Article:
Efrén Navarro (Spain, 2018) and Gonzalo Abellán (Spain, 2018) completed their respective PhDs in Nanoscience and Molecular Nanotechnology at the University of Valencia. After advancing their careers at renowned centres in the United States and Germany, respectively, both ended up at the same research centre: the Institute of Molecular Science at the University of Valencia, thanks to the “la Caixa” Junior Leader postdoctoral fellowships.
Their fields of study also happened to coincide, as both are focusing their research on two-dimensional materials, which are characterized by being extremely thin—only a few atoms thick. Their projects have recently been awarded Starting Grants by the European Research Council (ERC). These grants, each worth €1.5 million over a 5-year period, are aimed at postdoctoral researchers with research experience between 2 and 7 years.
Can crystals unravel new states of matter?
This is the question Efrén wishes to answer with his research. “The question I asked myself daily was how I could build bridges between physics and chemistry. Using chemistry, materials can be created on demand to cater to the exacting requirements of studies involving experimental quantum physics”, he explains.
His research is based on the physical study of artificial crystalline structures that are only a few atoms thick, in which magnetic and electrical properties are combined.
“The integration of these structures in devices is a firm step towards a new generation of nanoelectronic devices that are easier to produce and more energy efficient”, he summarises.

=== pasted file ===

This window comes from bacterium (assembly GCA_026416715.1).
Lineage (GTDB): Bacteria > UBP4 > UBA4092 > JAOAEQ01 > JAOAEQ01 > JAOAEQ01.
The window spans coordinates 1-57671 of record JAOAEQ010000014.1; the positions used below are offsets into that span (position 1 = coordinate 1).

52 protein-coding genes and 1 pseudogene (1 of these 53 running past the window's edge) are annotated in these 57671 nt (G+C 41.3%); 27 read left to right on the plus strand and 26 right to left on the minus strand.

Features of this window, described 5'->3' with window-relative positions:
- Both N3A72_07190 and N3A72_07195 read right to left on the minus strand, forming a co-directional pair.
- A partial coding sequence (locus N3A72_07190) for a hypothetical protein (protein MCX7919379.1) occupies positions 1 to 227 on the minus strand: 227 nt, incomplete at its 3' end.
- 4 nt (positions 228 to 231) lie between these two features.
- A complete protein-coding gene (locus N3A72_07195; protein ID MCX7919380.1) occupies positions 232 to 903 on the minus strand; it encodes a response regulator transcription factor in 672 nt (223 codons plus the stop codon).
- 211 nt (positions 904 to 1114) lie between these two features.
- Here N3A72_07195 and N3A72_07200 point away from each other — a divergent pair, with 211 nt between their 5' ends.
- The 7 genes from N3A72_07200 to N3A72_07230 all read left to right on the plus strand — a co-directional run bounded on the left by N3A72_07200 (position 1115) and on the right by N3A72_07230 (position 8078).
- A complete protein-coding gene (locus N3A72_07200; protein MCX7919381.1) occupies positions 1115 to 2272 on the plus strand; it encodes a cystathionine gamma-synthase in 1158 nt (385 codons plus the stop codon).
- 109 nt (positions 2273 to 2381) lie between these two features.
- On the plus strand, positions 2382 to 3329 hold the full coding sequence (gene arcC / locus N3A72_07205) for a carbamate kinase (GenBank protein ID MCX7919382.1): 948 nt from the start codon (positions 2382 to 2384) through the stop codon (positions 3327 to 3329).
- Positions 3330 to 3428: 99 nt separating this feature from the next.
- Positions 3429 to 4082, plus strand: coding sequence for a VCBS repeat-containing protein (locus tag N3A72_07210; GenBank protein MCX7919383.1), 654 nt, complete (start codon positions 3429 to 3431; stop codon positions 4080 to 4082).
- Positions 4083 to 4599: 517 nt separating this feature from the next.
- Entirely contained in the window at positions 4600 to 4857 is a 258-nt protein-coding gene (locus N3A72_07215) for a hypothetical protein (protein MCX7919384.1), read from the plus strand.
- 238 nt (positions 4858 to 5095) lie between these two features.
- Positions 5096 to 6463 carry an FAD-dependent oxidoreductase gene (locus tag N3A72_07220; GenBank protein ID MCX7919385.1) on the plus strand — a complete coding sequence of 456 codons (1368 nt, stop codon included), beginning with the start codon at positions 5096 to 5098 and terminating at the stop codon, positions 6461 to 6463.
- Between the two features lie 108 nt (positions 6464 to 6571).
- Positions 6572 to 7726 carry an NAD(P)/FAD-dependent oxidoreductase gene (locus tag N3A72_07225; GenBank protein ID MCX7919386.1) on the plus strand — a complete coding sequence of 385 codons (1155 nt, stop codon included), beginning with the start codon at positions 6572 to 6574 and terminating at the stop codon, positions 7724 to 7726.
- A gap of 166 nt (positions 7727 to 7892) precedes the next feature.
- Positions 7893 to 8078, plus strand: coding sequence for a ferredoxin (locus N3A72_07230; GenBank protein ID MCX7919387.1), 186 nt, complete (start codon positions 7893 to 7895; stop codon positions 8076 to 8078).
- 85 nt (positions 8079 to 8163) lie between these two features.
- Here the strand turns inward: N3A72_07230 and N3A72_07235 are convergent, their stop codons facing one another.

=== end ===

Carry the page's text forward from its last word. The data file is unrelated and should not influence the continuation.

Can new materials with spectacular properties be created?
On the other hand, Gonzalo focuses his project on studying Group 15 elements of the periodic table: phosphorus, arsenic, antimony and bismuth. “Graphene is a two-dimensional material par excellence; they call it the material of the 21st century. It is attracting a lot of attention despite its limitation, which is its low chemical reactivity”, Gonzalo explains.
“It has been discovered that Group 15 elements of the periodic table crystallise in a similar way to graphite—in sheets. So, we can isolate a single sheet of phosphorus or antimony. When a single sheet is isolated, its physical properties are different. As an isolated sheet is transparent, it can be used in optical devices. What’s more, it has a large surface area. This means that the entire surface is made up of this material and all the atoms are exposed”, he sums up.
“In this case, their chemical reactivity is higher. This means that they can react with a large number of molecules and, for a chemist, this is a major breakthrough because in order to modify the properties of a certain material, it is necessary to carry out chemical reactions. If the material were only slightly reactive, our efforts would be greatly limited”, he concludes.These newly discovered properties will lead to improved applications in different fields such as energy storage, biomedicine or catalysis, which is the process by which the speed of a chemical reaction is increased.